You need to consider what kind of consent – or whose permission – you need to get to conduct secondary research using data such as documentary records, case notes, archives and other data.
It is sometimes assumed that secondary analysis raises few (or no) ethical considerations, but that view is rarely taken by ethics committees, and so it is worth spending some time thinking about the specific ethical considerations of your planned research. Those considerations will depend on the nature of the data set – whether you are planning to use quantitative data sets (such as cohort study data), to conduct historical and archival research, or to draw on documentary analysis of information such as school reports, hospital records, court reports, and so on.
The following questions are a guide to prompt your thinking, not a comprehensive list:
- In secondary analysis the people whose details are recorded in the data are not directly approached for their consent, but there are still questions to consider. For example, would they object to how you are using and interpreting their data? Should they be, or can they be, contacted and asked for their consent?
- What are the implications of the Data Protection Act (1998) for your planned use of the data? Specifically, you should check what kind of consent was secured from participants when the data were collected. Under the terms of the Data Protection Act, they should have been asked if they were willing for their data to be archived and made available for further research.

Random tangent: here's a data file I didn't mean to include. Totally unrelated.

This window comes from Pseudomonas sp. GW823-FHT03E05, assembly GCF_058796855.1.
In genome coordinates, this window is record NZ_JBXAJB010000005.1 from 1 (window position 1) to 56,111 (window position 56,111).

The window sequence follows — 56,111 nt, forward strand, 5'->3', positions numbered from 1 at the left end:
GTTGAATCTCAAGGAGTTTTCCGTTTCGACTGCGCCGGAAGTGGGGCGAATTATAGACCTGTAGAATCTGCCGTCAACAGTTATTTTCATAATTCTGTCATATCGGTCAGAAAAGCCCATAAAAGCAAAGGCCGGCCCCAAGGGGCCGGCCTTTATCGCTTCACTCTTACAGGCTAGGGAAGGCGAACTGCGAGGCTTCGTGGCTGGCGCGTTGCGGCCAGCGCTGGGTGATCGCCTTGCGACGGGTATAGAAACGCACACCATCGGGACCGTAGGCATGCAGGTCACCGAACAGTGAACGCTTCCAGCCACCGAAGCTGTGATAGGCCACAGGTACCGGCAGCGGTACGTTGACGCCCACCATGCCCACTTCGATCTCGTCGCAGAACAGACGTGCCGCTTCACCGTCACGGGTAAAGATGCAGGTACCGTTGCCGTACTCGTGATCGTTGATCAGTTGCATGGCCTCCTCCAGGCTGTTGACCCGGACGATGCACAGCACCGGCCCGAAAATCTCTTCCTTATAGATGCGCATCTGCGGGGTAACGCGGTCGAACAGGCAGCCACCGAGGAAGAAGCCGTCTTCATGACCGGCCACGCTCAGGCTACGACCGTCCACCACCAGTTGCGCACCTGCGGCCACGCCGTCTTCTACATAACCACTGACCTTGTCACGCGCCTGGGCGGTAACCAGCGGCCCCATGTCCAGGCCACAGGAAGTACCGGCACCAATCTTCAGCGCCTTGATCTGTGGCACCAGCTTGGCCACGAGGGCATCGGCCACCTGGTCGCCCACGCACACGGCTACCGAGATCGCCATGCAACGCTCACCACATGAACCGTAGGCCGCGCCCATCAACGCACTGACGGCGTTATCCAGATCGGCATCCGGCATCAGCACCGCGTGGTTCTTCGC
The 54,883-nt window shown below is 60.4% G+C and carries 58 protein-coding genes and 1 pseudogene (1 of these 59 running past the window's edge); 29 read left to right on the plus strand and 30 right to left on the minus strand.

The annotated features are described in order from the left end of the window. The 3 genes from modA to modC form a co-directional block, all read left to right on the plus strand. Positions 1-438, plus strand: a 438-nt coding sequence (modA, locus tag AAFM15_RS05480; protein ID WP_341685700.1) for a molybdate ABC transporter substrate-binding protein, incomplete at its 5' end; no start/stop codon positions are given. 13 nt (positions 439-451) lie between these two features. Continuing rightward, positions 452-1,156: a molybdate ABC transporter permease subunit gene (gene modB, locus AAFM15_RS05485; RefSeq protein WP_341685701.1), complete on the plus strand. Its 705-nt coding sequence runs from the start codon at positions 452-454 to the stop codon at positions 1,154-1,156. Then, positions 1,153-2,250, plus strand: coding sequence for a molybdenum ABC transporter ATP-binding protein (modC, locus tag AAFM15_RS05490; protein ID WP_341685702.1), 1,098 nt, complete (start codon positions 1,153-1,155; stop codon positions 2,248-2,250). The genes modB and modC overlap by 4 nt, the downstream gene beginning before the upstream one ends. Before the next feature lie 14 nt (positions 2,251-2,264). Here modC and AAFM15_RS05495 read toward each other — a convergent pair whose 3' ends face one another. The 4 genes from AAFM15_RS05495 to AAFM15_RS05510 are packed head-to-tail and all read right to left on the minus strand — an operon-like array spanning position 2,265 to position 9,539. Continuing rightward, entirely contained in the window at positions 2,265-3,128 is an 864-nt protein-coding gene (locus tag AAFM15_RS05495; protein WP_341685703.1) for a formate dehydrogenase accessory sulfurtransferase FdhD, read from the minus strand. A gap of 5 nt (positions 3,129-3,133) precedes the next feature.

- Are the original participants individually identifiable or recognisable in any way? Do you have a responsibility to protect their anonymity or confidentiality? If you won’t, can you justify that to an ethics committee?
- What are your responsibilities to the researchers who collected the original data? Do you need their permission to use the data set? Do you need to inform them of what you plan to do?
Even when data have been anonymised for secondary analysis, there is still a risk that participants could become identifiable. One obvious example would be when participants are distinctive in some way - see our section on Professional and Elite Interviews. But people can become identifiable even within large scale data sets - perhaps because they have distinctive characteristics (e.g. families with large numbers of children may stand out in cohort studies) or because a method of analysis combines variables in ways that identify small groups within a larger sample.
For example, imagine a group of researchers are analysing local authority school survey data to identify areas where there are high rates of young people who are sexually active under the age of 16. They use age, gender and postcode analysis, and analyses identify a street with three young men aged 15, one of whom reported being sexually active. Does this analysis respect the assurances of anonymity given to participants? What should the researchers do?
You may need to limit the analyses that you do to ensure that promises of anonymity are maintained. If you are applying for ethics approval for a study based on secondary analysis, the ethics committee may be concerned about the potential for anonymised data to become identifiable, and you should address this in your application.